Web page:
Netflix prices could rise soon – here’s why you’ll be forced to pay more

Netflix prices could rise soon – here’s why you’ll be forced to pay more


We all enjoy kicking back after a hard day at work and watching the latest shows and films to drop on Netflix, but it’s becoming more expensive every year as streaming prices rise. That’s going to happen again, as Netflix plans to raise the price of its ad-free plan soon.

Currently you have to pay £10.99 per month if you want to watch Netflix without ads after the company removed its £6.99 Basic plan from the UK market in July. The cheapest UK subscription costs £4.99, but you have to put up with pesky adverts during those boxset binges.

According to the Wall Street Journal, Netflix will first lift the cost of streaming in the US and Canada, before likely jacking things up to other markets – which could include the UK. It’s not clear how much the price will rise, but it’s in line with streaming getting more costly as the years go by.

When Netflix first launched in the UK back in 2012 it cost just £5.99 per month to stream as much as you wanted with no ads. In order to keep profitable in the face of big competition, Netflix either wants you to watch ads on its cheap plan – which makes the firm money through the ads – or pay a higher price to watch without ads.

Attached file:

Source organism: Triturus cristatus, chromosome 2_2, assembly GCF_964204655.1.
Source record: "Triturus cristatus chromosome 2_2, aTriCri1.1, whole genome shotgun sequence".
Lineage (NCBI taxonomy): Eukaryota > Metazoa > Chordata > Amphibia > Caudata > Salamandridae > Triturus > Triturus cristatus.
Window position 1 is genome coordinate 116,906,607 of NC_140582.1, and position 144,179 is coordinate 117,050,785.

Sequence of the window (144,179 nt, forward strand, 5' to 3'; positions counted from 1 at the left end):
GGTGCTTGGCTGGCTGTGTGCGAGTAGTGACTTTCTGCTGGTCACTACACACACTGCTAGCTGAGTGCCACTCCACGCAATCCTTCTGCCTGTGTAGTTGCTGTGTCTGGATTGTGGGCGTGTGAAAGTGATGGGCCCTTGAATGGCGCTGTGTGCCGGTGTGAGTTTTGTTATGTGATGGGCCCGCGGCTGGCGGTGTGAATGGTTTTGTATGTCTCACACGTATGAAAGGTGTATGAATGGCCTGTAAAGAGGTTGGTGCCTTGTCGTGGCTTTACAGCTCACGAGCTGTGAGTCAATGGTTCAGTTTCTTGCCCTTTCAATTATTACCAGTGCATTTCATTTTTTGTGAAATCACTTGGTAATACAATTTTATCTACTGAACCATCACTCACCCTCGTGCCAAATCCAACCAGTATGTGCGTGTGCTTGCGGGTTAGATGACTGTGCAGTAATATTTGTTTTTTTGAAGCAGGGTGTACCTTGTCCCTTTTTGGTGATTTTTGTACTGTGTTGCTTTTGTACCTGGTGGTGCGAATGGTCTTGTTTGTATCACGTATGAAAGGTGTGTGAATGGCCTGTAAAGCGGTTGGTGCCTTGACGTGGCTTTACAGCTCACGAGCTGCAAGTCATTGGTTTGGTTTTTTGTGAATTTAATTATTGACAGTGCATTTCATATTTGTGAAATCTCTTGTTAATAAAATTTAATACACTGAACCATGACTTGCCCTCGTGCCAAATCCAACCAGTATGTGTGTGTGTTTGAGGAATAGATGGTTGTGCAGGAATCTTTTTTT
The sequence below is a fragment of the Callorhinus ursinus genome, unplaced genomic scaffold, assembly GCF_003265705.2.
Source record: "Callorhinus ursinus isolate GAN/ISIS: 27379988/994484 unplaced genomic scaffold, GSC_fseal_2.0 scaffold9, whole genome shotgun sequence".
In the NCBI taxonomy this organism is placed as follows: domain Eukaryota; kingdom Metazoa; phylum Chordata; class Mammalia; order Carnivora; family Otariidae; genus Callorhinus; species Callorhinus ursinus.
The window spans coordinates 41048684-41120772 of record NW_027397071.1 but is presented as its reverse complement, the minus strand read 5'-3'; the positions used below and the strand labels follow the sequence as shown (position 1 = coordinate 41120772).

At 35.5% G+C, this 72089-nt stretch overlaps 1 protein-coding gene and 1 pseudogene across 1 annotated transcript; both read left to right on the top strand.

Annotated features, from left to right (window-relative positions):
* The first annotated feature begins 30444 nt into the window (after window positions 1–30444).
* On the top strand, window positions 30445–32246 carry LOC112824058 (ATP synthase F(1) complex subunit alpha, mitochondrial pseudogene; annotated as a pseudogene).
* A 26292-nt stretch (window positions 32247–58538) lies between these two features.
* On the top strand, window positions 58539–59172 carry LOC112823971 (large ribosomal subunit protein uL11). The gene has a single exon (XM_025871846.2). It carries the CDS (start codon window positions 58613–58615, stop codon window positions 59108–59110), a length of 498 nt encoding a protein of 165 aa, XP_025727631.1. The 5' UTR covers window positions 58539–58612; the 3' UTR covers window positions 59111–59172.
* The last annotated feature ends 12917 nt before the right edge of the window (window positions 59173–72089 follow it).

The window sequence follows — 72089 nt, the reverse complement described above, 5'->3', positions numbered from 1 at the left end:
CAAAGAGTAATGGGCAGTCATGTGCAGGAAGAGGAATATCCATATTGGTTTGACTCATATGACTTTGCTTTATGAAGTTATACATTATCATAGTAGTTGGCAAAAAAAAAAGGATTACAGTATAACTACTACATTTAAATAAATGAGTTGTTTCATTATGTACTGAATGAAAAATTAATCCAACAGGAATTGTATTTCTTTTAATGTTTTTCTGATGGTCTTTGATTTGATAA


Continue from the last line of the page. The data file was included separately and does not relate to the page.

Disney+ launched in 2020 and cost £5.99, which has since risen to £7.99 per month and is about to go up to £10.99. Amazon Prime costs £8.99 per month these days, but that gets you free one day shipping on Amazon and other benefits as well as Amazon Prime Video.

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But with all your favourite TV shows, movies, and sports spread across several different paid-for apps and services, it’s getting more and more expensive each year, as Brits watch traditional terrestrial television even less.

This rumour of yet another Netflix price rise appears to be tied up with the recent Hollywood writers and actors strike. The writer strike is over, but the actor one continues, and it looks like Netflix will wait till everyone is back and working before jacking up its costs.

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A new deal will mean Netflix and all the other big streaming companies will have to share their treasure troves of data with writers, who will be able to see how well their shows have done, as well as new rules that mean they are paid better than ever – but that rising cost for Netflix and the others looks like it will fall back on you, the customer.

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